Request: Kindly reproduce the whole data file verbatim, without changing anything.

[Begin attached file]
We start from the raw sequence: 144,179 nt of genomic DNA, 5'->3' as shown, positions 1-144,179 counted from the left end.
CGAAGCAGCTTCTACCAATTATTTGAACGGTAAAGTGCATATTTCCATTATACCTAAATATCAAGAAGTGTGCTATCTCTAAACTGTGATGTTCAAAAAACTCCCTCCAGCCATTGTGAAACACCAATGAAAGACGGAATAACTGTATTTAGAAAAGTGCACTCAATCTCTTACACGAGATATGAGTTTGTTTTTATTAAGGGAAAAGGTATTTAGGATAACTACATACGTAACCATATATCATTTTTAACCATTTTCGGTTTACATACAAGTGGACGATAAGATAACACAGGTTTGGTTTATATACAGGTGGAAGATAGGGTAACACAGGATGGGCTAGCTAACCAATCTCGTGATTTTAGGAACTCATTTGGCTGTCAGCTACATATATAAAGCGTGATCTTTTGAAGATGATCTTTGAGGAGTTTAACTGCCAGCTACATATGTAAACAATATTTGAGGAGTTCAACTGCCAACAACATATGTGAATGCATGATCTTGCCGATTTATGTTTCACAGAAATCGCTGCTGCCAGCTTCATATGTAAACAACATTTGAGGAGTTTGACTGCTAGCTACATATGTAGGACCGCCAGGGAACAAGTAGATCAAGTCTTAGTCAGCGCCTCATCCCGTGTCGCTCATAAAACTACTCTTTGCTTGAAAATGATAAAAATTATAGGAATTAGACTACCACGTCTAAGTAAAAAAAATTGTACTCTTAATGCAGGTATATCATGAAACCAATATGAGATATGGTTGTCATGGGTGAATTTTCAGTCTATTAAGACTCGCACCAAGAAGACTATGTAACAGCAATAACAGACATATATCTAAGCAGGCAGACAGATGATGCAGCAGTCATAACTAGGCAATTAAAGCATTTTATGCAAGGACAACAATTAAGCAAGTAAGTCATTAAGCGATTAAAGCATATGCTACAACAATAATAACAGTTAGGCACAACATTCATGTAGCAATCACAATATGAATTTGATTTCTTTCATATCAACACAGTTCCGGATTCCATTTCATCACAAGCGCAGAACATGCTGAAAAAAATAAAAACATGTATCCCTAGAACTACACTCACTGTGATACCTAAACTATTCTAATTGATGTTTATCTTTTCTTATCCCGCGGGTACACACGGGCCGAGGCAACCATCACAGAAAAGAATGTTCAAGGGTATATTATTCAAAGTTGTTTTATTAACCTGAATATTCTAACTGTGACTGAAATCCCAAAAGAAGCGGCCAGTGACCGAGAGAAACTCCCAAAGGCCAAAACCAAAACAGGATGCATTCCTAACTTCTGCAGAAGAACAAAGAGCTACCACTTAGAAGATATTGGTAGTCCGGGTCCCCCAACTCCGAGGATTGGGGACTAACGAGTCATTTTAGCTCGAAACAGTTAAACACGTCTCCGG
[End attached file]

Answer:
We start from the raw sequence: 144,179 nt of genomic DNA, 5'->3' as shown, positions 1-144,179 counted from the left end.
CGAAGCAGCTTCTACCAATTATTTGAACGGTAAAGTGCATATTTCCATTATACCTAAATATCAAGAAGTGTGCTATCTCTAAACTGTGATGTTCAAAAAACTCCCTCCAGCCATTGTGAAACACCAATGAAAGACGGAATAACTGTATTTAGAAAAGTGCACTCAATCTCTTACACGAGATATGAGTTTGTTTTTATTAAGGGAAAAGGTATTTAGGATAACTACATACGTAACCATATATCATTTTTAACCATTTTCGGTTTACATACAAGTGGACGATAAGATAACACAGGTTTGGTTTATATACAGGTGGAAGATAGGGTAACACAGGATGGGCTAGCTAACCAATCTCGTGATTTTAGGAACTCATTTGGCTGTCAGCTACATATATAAAGCGTGATCTTTTGAAGATGATCTTTGAGGAGTTTAACTGCCAGCTACATATGTAAACAATATTTGAGGAGTTCAACTGCCAACAACATATGTGAATGCATGATCTTGCCGATTTATGTTTCACAGAAATCGCTGCTGCCAGCTTCATATGTAAACAACATTTGAGGAGTTTGACTGCTAGCTACATATGTAGGACCGCCAGGGAACAAGTAGATCAAGTCTTAGTCAGCGCCTCATCCCGTGTCGCTCATAAAACTACTCTTTGCTTGAAAATGATAAAAATTATAGGAATTAGACTACCACGTCTAAGTAAAAAAAATTGTACTCTTAATGCAGGTATATCATGAAACCAATATGAGATATGGTTGTCATGGGTGAATTTTCAGTCTATTAAGACTCGCACCAAGAAGACTATGTAACAGCAATAACAGACATATATCTAAGCAGGCAGACAGATGATGCAGCAGTCATAACTAGGCAATTAAAGCATTTTATGCAAGGACAACAATTAAGCAAGTAAGTCATTAAGCGATTAAAGCATATGCTACAACAATAATAACAGTTAGGCACAACATTCATGTAGCAATCACAATATGAATTTGATTTCTTTCATATCAACACAGTTCCGGATTCCATTTCATCACAAGCGCAGAACATGCTGAAAAAAATAAAAACATGTATCCCTAGAACTACACTCACTGTGATACCTAAACTATTCTAATTGATGTTTATCTTTTCTTATCCCGCGGGTACACACGGGCCGAGGCAACCATCACAGAAAAGAATGTTCAAGGGTATATTATTCAAAGTTGTTTTATTAACCTGAATATTCTAACTGTGACTGAAATCCCAAAAGAAGCGGCCAGTGACCGAGAGAAACTCCCAAAGGCCAAAACCAAAACAGGATGCATTCCTAACTTCTGCAGAAGAACAAAGAGCTACCACTTAGAAGATATTGGTAGTCCGGGTCCCCCAACTCCGAGGATTGGGGACTAACGAGTCATTTTAGCTCGAAACAGTTAAACACGTCTCCGG